Give yourself permission to have fun
Lovely, can we agree to give up perfectionism to make room for good ole’ fashioned fun. Resist the urge to redecorate the tree because your kids didn’t make it Pinterest pretty. Let go of the idea you are responsible for making the holidays a “perfect.” Instead, make up your mind to let the season be wrapped in creating moments that matter.
How can you embrace fun to stay mentally healthy?
- Intentionally schedule time for fun: If making time for fun is a challenge for you, be sure to put it on the calendar. Carve out time for making cookies or going for rides to look at Christmas lights.
- Enjoy doing something you love: What makes you happy during the holiday season? Is it visiting with friends or ice skating? Maybe it’s cooking cookies for your neighbors? Or do you look forward to volunteering at the nursing home each year? Whatever your fun thing may be, be sure to make time for it in your busy schedule.
- Try something new: It’s okay to create new traditions, try new foods, and celebrate the holiday season in a new way. What would happen if someone else cooked the meal? What would happen if you put up the Christmas tree early because it makes you happy? What would happen if you decide to go on a vacation instead of staying home for the holidays? Friend, you can do your holidays differently.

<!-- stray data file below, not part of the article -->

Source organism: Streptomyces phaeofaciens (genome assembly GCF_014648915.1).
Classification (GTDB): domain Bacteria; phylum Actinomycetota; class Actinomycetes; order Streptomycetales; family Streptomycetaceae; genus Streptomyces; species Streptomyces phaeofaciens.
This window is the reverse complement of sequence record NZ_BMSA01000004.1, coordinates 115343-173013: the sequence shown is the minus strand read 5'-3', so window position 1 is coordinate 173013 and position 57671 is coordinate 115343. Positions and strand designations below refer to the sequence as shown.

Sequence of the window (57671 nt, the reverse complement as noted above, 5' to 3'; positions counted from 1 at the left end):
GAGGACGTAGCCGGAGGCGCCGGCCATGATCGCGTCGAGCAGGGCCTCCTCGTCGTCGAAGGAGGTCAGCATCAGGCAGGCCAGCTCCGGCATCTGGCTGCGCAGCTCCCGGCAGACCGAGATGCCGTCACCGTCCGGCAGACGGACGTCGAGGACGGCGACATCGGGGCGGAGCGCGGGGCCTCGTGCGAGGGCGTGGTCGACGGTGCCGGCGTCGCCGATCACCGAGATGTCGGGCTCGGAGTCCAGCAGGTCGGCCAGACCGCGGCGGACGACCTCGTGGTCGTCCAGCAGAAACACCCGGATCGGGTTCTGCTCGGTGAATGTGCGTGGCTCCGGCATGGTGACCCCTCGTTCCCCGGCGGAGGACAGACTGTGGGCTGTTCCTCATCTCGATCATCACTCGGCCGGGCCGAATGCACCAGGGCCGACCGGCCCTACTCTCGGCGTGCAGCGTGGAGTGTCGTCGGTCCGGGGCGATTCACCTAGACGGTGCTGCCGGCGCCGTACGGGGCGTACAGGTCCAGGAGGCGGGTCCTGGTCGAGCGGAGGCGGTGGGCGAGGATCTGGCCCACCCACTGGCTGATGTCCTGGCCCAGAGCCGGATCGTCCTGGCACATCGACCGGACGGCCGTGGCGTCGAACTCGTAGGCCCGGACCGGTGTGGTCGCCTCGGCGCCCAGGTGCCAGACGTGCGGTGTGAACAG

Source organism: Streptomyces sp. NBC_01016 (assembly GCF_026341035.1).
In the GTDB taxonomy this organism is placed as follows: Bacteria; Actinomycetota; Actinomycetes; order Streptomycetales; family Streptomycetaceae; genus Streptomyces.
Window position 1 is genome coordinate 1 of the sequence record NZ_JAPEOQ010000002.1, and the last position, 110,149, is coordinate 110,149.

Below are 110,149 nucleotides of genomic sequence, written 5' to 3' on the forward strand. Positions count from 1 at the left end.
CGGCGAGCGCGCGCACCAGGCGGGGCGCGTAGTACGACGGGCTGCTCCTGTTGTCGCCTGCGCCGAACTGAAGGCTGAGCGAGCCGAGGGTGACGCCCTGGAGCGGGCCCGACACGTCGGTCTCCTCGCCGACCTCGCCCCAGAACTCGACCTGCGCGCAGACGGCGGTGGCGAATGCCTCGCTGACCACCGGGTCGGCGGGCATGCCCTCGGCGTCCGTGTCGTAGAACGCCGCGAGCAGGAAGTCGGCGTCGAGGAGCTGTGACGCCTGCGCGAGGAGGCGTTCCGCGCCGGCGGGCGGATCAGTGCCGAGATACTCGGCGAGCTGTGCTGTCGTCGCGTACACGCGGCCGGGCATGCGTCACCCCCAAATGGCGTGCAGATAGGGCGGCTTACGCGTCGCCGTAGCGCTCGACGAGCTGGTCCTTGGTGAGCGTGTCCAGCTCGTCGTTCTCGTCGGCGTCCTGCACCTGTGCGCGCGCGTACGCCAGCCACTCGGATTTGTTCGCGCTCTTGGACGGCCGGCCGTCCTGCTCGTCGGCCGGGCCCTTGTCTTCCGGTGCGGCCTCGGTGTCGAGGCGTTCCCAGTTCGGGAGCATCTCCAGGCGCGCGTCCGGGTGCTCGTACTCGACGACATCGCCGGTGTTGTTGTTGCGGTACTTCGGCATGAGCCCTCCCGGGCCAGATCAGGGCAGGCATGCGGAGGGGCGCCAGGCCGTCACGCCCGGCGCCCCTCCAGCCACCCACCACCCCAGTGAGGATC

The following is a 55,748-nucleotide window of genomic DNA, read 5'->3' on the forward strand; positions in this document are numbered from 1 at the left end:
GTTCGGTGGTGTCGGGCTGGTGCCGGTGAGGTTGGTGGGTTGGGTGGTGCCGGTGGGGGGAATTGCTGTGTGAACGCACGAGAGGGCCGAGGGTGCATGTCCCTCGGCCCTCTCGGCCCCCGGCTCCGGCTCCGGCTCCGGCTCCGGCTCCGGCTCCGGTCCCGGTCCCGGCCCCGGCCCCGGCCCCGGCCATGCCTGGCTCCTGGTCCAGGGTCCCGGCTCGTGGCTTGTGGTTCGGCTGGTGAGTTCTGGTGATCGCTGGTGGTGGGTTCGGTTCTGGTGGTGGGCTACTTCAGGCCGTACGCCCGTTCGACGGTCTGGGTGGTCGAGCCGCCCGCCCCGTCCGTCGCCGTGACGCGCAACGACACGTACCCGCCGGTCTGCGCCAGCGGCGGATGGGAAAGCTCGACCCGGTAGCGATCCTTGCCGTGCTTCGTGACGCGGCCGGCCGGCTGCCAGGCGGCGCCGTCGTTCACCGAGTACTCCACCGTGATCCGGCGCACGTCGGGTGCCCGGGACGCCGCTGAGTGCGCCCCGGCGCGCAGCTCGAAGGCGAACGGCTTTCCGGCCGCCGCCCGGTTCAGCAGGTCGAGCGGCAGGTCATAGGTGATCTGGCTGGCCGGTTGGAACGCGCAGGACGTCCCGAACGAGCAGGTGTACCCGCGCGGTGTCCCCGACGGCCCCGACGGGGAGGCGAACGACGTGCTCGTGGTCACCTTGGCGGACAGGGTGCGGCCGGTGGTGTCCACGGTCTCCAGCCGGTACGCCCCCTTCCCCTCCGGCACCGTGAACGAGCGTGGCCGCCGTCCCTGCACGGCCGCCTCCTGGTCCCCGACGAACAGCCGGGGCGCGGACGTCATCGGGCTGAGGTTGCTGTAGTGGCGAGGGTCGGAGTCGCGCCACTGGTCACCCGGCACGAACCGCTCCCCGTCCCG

- Schedule a do-nothing day: Plan at least one day during the holidays where you have nothing planned. Just let the day unfold. Wanna go for a walk, go. Wanna stay in pjs all day, drink hot chocolate and watch Hallmark movies, do it. Every moment of every day doesn’t need a well thought out plan to be memorable.
Stay consistent with your healthy habits
Although the holiday season can be busy, stay consistent to your healthy habits. During the season, we can all sacrifice our habits to squeeze in extra room for the one more. You know, one more party, one more gift exchange, one more trip, one more visit. Have you been there? Instead of throwing out our healthy habits, protect the time, and build it into your schedule.
So what are some healthy habits important to maintain?